Susan Sonz is a long time resident of lower Manhattan. She is a homeopath, an artist and the manager of Washington Market Park, a small community park three blocks from the WTC, where her interview took place. She raised two sons in the neighborhood, and her younger son Ruben attended elementary school two blocks north of the World Trade Towers. Susan and her son evacuated their home on 9/11. Since their return, Susan has overseen the reclamation of the community park that was ravaged by debris from the towersí collapse.
(interview recorded on 6-27-03)

  Liz Berger, a community activist, and her husband, Fred Kaufman, a writer, live with their two children across the street from Ground Zero, where their interview took place. The family was evacuated from their home for several months following the attacks on the World Trade Towers. They are long-time residents of Lower Manhattan and Liz holds a position on the community board.
(interview recorded on 6-16-03)

  George Olsen, an attorney, is a twenty-year resident of Tribeca. On September 11th, 2001, he was the newly-elected P.T.A. president at the Ground Zero elementary school where his son, Clay, was a student. He was standing with other parents in the schoolyard and saw the first plane hit the North Tower. George helped maintain order and security at the school that morning before the students evacuated. His experience in the Marines during the Vietnam War influenced many of his decisions and actions during the challenges that year as P.T.A. president.
(interview recorded on 8-12-03)

  Liz Margolies is a psychotherapist who lives and works in Greenwich Village. She and her partner, Nancy Shaffran, a veterinarian, have a son, Wolfe. On September 11th, 2001, Liz had to rescue Wolfe from his elementary school, two blocks north of the World Trade Towers. In the days after the attacks, the family helped organize the pet rescue effort for residents of lower Manhattan. Liz is a Project Leader for the Downtown Community Archive.
(interview recorded on 6-3-03)
  On September 11th, 2001, Ruth Ihne, an attorney, was walking to her job at Lehman Brothers in The World Financial Center, across the street from the Trade Center. She spent the rest of that day supporting a Lehman colleague who successfully escaped from the North Tower. Ultimately, she chose to move to her country house, four hours north of New York City, where she is developing a private practice.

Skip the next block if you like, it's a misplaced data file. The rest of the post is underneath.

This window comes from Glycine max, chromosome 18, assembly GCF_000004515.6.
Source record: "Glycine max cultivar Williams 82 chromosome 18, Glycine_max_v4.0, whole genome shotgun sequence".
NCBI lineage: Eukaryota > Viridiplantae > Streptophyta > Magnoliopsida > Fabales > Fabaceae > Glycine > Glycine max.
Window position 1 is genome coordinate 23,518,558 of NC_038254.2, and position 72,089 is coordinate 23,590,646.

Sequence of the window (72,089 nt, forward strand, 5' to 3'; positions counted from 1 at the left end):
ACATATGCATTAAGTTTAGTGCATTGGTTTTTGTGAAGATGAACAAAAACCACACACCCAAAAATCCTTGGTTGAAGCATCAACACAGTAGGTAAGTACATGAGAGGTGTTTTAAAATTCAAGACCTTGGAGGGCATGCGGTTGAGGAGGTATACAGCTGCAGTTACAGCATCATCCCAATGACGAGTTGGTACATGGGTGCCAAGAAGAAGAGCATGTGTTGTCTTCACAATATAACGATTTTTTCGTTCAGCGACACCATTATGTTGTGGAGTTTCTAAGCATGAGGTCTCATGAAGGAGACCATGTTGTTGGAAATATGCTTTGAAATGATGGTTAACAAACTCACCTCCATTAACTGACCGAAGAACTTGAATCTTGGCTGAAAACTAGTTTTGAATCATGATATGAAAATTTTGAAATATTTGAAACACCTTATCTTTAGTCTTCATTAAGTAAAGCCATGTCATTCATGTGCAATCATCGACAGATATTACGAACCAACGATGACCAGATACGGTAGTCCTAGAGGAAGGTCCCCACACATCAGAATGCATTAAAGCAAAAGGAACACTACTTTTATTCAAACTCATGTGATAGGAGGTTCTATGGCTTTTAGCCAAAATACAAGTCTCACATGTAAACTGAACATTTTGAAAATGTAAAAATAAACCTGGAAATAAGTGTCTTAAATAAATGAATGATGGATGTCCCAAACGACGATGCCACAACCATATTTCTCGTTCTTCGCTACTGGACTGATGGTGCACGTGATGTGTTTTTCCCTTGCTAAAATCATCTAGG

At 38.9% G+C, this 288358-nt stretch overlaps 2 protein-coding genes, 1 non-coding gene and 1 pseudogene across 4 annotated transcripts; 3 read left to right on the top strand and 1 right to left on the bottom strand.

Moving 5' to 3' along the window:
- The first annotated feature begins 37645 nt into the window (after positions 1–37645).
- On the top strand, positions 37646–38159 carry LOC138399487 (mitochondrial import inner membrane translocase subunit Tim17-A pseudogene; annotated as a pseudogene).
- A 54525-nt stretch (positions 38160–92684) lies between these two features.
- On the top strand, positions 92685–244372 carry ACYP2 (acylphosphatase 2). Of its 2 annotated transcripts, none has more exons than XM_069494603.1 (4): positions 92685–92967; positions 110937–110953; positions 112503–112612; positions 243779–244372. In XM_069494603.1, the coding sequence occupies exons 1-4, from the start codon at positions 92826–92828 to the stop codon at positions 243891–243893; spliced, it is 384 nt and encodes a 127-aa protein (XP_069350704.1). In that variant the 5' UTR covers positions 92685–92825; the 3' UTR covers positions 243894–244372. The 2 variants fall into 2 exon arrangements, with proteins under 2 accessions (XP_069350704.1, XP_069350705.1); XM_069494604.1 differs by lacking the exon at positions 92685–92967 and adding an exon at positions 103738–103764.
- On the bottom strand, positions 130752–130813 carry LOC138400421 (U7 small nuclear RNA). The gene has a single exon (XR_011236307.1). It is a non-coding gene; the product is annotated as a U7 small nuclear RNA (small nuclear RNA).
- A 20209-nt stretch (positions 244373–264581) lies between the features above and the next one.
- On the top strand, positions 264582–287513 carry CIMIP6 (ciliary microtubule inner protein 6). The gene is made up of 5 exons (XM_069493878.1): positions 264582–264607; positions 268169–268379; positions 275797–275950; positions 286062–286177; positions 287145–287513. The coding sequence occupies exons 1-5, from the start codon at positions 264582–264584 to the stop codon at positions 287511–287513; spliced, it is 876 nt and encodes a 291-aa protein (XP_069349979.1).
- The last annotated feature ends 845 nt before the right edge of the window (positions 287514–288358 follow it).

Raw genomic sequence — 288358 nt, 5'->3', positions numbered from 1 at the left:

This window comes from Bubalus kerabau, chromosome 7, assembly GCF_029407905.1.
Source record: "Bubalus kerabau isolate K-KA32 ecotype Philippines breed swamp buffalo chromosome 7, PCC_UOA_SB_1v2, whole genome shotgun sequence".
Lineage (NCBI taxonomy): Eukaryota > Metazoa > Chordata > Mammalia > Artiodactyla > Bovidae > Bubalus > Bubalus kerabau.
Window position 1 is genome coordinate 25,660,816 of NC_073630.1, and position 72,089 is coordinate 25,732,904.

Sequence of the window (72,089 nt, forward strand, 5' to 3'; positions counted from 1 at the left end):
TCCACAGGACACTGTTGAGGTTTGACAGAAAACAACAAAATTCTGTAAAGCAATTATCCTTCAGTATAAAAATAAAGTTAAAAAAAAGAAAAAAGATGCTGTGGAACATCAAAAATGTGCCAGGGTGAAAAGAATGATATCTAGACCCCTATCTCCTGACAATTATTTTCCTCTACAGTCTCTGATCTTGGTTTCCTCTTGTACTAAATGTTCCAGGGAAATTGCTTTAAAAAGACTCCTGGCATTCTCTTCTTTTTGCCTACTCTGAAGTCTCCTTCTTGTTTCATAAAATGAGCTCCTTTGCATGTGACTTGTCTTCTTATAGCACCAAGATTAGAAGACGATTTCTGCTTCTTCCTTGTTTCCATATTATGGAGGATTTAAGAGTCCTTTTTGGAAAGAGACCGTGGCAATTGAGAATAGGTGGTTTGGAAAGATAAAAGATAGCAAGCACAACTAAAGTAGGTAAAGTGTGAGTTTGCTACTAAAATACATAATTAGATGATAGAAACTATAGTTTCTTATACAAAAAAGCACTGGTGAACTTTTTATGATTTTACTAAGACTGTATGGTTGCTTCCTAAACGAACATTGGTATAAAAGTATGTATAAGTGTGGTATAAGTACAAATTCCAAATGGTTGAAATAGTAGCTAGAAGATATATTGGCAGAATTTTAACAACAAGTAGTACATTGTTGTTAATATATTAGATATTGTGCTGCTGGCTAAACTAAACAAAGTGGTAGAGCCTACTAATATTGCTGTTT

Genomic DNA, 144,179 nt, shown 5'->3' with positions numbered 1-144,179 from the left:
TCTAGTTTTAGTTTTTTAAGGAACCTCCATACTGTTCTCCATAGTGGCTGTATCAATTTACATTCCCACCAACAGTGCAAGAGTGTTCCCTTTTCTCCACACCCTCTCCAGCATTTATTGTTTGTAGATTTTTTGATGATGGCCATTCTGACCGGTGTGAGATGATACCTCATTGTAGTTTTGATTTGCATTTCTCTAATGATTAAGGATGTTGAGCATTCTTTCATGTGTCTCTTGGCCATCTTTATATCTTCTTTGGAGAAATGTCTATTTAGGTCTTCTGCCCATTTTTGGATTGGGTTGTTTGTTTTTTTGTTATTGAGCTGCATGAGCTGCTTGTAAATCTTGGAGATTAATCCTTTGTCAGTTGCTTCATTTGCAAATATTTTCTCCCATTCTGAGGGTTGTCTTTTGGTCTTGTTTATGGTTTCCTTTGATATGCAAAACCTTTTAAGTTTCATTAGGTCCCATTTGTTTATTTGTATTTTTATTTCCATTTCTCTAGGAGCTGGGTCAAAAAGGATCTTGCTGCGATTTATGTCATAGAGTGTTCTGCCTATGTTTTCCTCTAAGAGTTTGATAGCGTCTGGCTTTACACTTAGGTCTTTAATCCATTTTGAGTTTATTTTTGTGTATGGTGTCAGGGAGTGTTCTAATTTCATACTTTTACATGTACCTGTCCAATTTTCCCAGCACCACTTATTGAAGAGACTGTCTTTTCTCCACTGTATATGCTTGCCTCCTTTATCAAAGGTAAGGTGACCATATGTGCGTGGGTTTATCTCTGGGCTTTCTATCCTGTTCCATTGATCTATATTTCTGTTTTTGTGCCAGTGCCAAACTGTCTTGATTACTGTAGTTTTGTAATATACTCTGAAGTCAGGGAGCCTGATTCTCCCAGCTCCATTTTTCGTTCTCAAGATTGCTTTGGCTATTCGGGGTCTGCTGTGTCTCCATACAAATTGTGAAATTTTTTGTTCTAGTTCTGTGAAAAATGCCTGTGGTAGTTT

(interview recorded on 9-22-03)
  Linnae and Sandy Hamilton are longtime downtown residents and both work in the film industry. They have a young son Angus who attends elementary school two blocks from the WTC site. On the morning of September 11th, 2001, Sandy was standing with other parents in the schoolyard and witnessed to crash of the first plane. They evacuated their son from his school before the first tower collapsed. Linnae is a Project Leader for the Downtown Community Archive.
(interview recorded on 7-24-03)

  Eugene Goldstein is an immigration lawyer and has maintained his practice in Lower Manhattan for many years. On September 11th, he sheltered his co-workers in his own Brooklyn Heights home. He specializes in working with students from Muslim countries, and he is an active member of the Anti Defamation League. After September 11th, 2001, Eugene worked with the ADL to fight discrimination against Arab people in New York City.
(interview recorded on 6-23-03)
  Eloise Bryan and her young son Wilson lived on West Street, directly below the World Trade Center. He attended elementary school two blocks north of the towers. Their home was badly damaged by the attacks and they could not return. Eloise and Will retrieved their belongings and moved temporarily to Greenwich Village, where her interview took place. They ultimately left Manhattan and relocated to Hoboken, where they can see their old home across the Hudson River.
(interview recorded on 6-1-03)